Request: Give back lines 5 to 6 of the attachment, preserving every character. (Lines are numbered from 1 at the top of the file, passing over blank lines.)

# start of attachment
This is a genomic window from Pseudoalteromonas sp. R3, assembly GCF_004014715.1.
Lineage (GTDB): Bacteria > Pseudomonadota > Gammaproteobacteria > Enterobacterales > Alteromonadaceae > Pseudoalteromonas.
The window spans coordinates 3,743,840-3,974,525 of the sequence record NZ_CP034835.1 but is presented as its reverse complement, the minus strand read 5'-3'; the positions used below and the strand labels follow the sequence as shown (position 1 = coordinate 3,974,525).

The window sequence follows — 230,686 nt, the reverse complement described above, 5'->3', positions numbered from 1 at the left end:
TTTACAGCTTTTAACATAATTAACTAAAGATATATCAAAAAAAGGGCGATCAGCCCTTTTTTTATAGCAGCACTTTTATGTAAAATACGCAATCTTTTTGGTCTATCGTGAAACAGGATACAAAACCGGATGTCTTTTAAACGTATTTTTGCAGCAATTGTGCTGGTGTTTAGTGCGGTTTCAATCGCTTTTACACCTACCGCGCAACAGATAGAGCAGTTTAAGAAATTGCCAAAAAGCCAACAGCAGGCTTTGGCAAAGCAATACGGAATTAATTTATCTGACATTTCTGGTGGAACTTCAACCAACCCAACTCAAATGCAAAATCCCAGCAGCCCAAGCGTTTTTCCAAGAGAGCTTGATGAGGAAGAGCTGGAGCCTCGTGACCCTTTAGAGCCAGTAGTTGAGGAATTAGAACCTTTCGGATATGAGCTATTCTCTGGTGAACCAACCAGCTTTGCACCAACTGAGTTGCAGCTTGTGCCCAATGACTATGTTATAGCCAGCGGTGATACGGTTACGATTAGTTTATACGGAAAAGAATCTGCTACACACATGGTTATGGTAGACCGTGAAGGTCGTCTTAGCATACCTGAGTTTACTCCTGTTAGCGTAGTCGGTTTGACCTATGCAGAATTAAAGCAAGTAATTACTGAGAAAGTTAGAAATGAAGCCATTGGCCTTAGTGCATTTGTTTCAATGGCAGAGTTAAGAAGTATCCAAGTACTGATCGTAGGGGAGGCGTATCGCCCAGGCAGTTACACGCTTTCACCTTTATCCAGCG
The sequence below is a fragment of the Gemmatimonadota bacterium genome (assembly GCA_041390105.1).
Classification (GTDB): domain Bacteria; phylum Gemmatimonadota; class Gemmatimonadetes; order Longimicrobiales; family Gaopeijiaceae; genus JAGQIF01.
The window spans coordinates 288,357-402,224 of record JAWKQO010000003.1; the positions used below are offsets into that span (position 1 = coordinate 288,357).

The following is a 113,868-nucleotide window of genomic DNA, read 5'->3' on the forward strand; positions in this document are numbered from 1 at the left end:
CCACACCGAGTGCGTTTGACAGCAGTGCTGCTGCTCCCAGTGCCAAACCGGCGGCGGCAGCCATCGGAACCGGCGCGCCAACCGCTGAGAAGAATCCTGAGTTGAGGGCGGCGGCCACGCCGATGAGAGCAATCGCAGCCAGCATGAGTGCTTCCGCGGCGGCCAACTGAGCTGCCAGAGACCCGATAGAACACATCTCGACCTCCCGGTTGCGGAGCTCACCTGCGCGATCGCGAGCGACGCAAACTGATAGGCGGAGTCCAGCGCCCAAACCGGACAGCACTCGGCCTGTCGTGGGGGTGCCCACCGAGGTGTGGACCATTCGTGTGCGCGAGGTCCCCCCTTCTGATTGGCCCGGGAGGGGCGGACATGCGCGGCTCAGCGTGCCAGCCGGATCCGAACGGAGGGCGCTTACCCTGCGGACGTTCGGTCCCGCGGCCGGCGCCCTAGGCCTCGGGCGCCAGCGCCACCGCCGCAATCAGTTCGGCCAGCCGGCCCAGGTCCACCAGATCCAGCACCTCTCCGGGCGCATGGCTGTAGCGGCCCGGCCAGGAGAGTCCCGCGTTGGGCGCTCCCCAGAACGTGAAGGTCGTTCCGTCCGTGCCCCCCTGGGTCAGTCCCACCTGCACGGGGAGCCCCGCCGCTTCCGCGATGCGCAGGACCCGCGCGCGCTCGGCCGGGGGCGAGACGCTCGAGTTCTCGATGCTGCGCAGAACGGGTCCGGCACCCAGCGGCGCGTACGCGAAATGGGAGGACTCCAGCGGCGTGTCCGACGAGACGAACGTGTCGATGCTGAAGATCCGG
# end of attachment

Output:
TTTACAGCTTTTAACATAATTAACTAAAGATATATCAAAAAAAGGGCGATCAGCCCTTTTTTTATAGCAGCACTTTTATGTAAAATACGCAATCTTTTTGGTCTATCGTGAAACAGGATACAAAACCGGATGTCTTTTAAACGTATTTTTGCAGCAATTGTGCTGGTGTTTAGTGCGGTTTCAATCGCTTTTACACCTACCGCGCAACAGATAGAGCAGTTTAAGAAATTGCCAAAAAGCCAACAGCAGGCTTTGGCAAAGCAATACGGAATTAATTTATCTGACATTTCTGGTGGAACTTCAACCAACCCAACTCAAATGCAAAATCCCAGCAGCCCAAGCGTTTTTCCAAGAGAGCTTGATGAGGAAGAGCTGGAGCCTCGTGACCCTTTAGAGCCAGTAGTTGAGGAATTAGAACCTTTCGGATATGAGCTATTCTCTGGTGAACCAACCAGCTTTGCACCAACTGAGTTGCAGCTTGTGCCCAATGACTATGTTATAGCCAGCGGTGATACGGTTACGATTAGTTTATACGGAAAAGAATCTGCTACACACATGGTTATGGTAGACCGTGAAGGTCGTCTTAGCATACCTGAGTTTACTCCTGTTAGCGTAGTCGGTTTGACCTATGCAGAATTAAAGCAAGTAATTACTGAGAAAGTTAGAAATGAAGCCATTGGCCTTAGTGCATTTGTTTCAATGGCAGAGTTAAGAAGTATCCAAGTACTGATCGTAGGGGAGGCGTATCGCCCAGGCAGTTACACGCTTTCACCTTTATCCAGCG
The sequence below is a fragment of the Gemmatimonadota bacterium genome (assembly GCA_041390105.1).